This Modernist home in the UK countryside looks straight out of an Agatha Christie novel…
Built by Kiwi architect Amyas Connell (of practice Connell, Ward & Lucas) in 1932, the Grade II*-listed Surrey property was originally known as Pollard, before later being nicknamed the White House for its dazzling façade.
It jolted the architecture world when it was unveiled in 1933, with critic Raymond McGrath stating: ‘Pollard is more like an invention by Picasso than a house.’
Luckily, there’s a wealth of features to play with: Connell’s ‘splayed’ floor plan is mostly intact, as is the swooping staircase, encased in Crittall-glass. The expansive roof terrace has been well loved, and rooms across the two-storey home feature ribboned windows – which fill interior spaces with light – and round support columns.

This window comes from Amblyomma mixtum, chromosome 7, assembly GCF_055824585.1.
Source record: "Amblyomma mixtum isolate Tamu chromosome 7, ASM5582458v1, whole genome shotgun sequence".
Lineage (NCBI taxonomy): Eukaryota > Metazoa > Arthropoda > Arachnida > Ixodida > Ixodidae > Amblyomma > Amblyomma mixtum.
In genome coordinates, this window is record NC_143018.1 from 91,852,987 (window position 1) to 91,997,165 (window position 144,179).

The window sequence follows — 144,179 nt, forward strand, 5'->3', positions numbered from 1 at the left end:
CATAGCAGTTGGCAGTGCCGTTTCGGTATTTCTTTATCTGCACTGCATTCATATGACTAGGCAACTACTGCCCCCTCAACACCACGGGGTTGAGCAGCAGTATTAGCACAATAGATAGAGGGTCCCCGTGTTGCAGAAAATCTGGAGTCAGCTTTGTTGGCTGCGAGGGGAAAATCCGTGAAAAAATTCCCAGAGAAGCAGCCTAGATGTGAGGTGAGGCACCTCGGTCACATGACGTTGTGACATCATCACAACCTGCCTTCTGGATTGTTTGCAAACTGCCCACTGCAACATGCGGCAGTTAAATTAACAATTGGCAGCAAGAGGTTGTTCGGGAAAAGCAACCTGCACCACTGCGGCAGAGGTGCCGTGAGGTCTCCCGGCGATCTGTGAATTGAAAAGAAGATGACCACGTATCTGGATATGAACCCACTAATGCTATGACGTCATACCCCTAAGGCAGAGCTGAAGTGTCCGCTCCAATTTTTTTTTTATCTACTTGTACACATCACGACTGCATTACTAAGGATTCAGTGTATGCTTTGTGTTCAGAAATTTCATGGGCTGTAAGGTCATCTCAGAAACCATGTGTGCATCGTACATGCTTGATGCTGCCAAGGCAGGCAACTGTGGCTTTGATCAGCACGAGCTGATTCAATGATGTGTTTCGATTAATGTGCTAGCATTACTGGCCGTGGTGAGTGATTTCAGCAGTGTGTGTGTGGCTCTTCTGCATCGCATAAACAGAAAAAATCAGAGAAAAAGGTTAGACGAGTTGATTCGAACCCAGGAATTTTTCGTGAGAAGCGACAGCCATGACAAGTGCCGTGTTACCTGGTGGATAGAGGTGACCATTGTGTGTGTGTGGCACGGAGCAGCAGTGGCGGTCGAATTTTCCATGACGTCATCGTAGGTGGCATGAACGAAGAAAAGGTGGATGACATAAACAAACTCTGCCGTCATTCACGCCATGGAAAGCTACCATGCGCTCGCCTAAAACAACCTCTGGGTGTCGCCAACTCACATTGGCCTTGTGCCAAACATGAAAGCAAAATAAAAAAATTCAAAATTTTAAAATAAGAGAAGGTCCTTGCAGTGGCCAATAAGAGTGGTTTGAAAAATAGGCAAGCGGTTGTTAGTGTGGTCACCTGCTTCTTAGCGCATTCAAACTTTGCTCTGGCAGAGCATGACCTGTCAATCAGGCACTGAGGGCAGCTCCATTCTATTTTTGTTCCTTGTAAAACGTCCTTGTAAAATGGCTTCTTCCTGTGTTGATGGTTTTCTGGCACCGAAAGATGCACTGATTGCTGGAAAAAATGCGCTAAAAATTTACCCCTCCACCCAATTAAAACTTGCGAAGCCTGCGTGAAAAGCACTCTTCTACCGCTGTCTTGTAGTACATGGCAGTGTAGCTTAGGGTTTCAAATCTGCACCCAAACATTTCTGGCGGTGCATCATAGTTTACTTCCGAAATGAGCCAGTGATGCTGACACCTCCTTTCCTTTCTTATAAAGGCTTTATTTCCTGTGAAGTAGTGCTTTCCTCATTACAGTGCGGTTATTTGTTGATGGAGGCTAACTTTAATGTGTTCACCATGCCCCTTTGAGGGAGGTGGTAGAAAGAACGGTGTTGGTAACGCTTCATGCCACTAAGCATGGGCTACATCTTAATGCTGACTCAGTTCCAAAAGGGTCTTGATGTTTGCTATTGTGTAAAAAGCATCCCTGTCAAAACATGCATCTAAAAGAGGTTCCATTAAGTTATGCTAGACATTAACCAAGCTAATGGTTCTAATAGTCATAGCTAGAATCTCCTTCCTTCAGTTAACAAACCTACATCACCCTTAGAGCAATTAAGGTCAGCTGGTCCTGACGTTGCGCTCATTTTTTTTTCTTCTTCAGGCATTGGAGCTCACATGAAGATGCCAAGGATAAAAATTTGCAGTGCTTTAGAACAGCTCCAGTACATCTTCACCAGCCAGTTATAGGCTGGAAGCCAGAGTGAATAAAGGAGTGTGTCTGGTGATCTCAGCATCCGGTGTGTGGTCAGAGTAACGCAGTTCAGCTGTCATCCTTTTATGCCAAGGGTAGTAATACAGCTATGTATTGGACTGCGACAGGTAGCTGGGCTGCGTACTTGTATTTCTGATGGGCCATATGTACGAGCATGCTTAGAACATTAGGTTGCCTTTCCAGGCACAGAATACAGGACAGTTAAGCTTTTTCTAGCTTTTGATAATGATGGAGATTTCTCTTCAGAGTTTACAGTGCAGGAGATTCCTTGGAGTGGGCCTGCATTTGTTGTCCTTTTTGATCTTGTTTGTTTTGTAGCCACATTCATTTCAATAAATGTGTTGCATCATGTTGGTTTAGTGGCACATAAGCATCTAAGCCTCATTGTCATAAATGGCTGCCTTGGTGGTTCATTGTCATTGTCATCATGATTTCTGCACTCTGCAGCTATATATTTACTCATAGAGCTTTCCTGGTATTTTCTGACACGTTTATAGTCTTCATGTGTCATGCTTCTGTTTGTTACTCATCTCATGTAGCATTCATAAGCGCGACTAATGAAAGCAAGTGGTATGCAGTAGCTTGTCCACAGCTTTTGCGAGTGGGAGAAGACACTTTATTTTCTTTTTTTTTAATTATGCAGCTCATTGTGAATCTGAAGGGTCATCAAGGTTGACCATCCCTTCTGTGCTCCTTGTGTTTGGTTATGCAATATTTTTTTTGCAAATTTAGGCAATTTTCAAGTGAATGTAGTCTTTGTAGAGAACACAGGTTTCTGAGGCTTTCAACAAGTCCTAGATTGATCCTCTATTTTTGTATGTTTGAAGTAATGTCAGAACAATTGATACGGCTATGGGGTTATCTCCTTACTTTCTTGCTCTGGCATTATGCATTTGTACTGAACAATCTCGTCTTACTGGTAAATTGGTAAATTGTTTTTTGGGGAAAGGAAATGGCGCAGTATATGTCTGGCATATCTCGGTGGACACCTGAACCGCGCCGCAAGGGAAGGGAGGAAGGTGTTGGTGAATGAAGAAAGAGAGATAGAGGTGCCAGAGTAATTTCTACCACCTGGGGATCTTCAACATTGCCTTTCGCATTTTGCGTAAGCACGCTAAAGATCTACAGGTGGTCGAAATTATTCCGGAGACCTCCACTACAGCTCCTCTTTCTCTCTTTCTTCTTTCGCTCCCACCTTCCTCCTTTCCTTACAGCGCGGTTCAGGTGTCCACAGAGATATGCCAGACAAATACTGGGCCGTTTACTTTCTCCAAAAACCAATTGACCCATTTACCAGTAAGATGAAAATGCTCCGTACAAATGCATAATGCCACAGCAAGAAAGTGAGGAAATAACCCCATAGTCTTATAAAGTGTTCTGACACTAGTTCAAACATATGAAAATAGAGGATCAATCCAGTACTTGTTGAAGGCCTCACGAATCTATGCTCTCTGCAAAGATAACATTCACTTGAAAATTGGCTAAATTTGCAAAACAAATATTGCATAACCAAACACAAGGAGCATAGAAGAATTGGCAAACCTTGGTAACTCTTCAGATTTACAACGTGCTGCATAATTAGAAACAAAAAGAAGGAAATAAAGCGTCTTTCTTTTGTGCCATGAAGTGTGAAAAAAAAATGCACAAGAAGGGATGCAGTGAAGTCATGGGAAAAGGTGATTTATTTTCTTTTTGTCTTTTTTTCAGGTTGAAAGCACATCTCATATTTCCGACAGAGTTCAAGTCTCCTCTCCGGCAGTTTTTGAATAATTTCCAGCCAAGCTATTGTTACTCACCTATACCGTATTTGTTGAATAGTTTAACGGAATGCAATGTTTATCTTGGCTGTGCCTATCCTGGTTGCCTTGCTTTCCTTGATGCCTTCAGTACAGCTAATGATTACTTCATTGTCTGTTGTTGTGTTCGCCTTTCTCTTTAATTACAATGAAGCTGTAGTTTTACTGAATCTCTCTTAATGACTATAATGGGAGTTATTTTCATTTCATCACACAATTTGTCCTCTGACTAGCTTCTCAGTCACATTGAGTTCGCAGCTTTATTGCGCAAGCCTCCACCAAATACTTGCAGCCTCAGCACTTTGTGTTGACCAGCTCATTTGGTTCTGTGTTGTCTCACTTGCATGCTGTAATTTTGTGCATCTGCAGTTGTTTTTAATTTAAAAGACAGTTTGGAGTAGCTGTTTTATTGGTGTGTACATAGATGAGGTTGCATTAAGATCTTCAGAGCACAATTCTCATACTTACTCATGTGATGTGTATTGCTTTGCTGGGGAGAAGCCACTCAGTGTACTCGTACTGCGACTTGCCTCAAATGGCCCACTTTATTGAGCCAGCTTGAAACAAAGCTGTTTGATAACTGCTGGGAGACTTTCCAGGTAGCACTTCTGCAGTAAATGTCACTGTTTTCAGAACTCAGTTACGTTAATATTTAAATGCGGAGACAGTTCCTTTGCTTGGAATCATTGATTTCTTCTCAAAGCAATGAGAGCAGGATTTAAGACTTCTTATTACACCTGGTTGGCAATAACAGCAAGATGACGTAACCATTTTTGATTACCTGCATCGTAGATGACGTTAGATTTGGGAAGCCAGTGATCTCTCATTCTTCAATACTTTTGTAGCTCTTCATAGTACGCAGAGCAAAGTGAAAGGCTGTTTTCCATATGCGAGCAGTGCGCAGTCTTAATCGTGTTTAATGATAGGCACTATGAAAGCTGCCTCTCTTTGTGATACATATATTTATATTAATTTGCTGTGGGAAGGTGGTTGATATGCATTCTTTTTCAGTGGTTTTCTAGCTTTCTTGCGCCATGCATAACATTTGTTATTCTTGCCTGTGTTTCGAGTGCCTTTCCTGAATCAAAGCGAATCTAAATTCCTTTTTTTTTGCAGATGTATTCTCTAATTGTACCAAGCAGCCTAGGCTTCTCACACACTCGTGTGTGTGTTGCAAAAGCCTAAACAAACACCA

Located in the village of Grayswood, near Haslemere, it has been on-and-off the market a few times in recent years, and is currently listed for £1.55m via The Modern House. This includes 4.5-acres of surrounding land, with a further seven acres available by separate negotiation, mixing formal gardens, lawns, orchard, a paddock and woodland.